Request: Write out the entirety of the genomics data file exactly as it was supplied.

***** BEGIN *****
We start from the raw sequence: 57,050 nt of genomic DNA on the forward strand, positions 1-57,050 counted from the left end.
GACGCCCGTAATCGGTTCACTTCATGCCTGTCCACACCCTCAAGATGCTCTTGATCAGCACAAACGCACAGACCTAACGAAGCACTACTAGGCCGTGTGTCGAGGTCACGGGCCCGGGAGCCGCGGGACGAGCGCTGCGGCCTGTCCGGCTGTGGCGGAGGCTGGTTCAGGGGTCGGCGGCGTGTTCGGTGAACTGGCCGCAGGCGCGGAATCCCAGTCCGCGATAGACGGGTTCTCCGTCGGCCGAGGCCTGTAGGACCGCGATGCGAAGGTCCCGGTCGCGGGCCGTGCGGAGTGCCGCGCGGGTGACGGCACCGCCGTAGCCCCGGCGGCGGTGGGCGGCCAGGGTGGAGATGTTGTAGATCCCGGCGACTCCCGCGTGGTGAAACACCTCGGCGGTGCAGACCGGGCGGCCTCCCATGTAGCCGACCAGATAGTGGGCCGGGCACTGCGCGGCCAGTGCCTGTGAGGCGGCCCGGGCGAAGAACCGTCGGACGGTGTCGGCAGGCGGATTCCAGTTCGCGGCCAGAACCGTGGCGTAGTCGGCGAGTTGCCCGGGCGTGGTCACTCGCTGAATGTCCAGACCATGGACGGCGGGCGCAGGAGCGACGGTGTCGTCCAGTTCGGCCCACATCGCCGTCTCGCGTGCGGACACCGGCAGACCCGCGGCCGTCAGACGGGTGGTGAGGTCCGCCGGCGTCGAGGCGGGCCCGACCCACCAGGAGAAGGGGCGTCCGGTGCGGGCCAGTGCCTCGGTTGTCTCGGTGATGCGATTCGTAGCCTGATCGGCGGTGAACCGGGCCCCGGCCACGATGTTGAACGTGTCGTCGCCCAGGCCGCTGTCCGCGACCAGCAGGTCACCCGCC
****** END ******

We start from the raw sequence: 57,050 nt of genomic DNA on the forward strand, positions 1-57,050 counted from the left end.
GACGCCCGTAATCGGTTCACTTCATGCCTGTCCACACCCTCAAGATGCTCTTGATCAGCACAAACGCACAGACCTAACGAAGCACTACTAGGCCGTGTGTCGAGGTCACGGGCCCGGGAGCCGCGGGACGAGCGCTGCGGCCTGTCCGGCTGTGGCGGAGGCTGGTTCAGGGGTCGGCGGCGTGTTCGGTGAACTGGCCGCAGGCGCGGAATCCCAGTCCGCGATAGACGGGTTCTCCGTCGGCCGAGGCCTGTAGGACCGCGATGCGAAGGTCCCGGTCGCGGGCCGTGCGGAGTGCCGCGCGGGTGACGGCACCGCCGTAGCCCCGGCGGCGGTGGGCGGCCAGGGTGGAGATGTTGTAGATCCCGGCGACTCCCGCGTGGTGAAACACCTCGGCGGTGCAGACCGGGCGGCCTCCCATGTAGCCGACCAGATAGTGGGCCGGGCACTGCGCGGCCAGTGCCTGTGAGGCGGCCCGGGCGAAGAACCGTCGGACGGTGTCGGCAGGCGGATTCCAGTTCGCGGCCAGAACCGTGGCGTAGTCGGCGAGTTGCCCGGGCGTGGTCACTCGCTGAATGTCCAGACCATGGACGGCGGGCGCAGGAGCGACGGTGTCGTCCAGTTCGGCCCACATCGCCGTCTCGCGTGCGGACACCGGCAGACCCGCGGCCGTCAGACGGGTGGTGAGGTCCGCCGGCGTCGAGGCGGGCCCGACCCACCAGGAGAAGGGGCGTCCGGTGCGGGCCAGTGCCTCGGTTGTCTCGGTGATGCGATTCGTAGCCTGATCGGCGGTGAACCGGGCCCCGGCCACGATGTTGAACGTGTCGTCGCCCAGGCCGCTGTCCGCGACCAGCAGGTCACCCGCC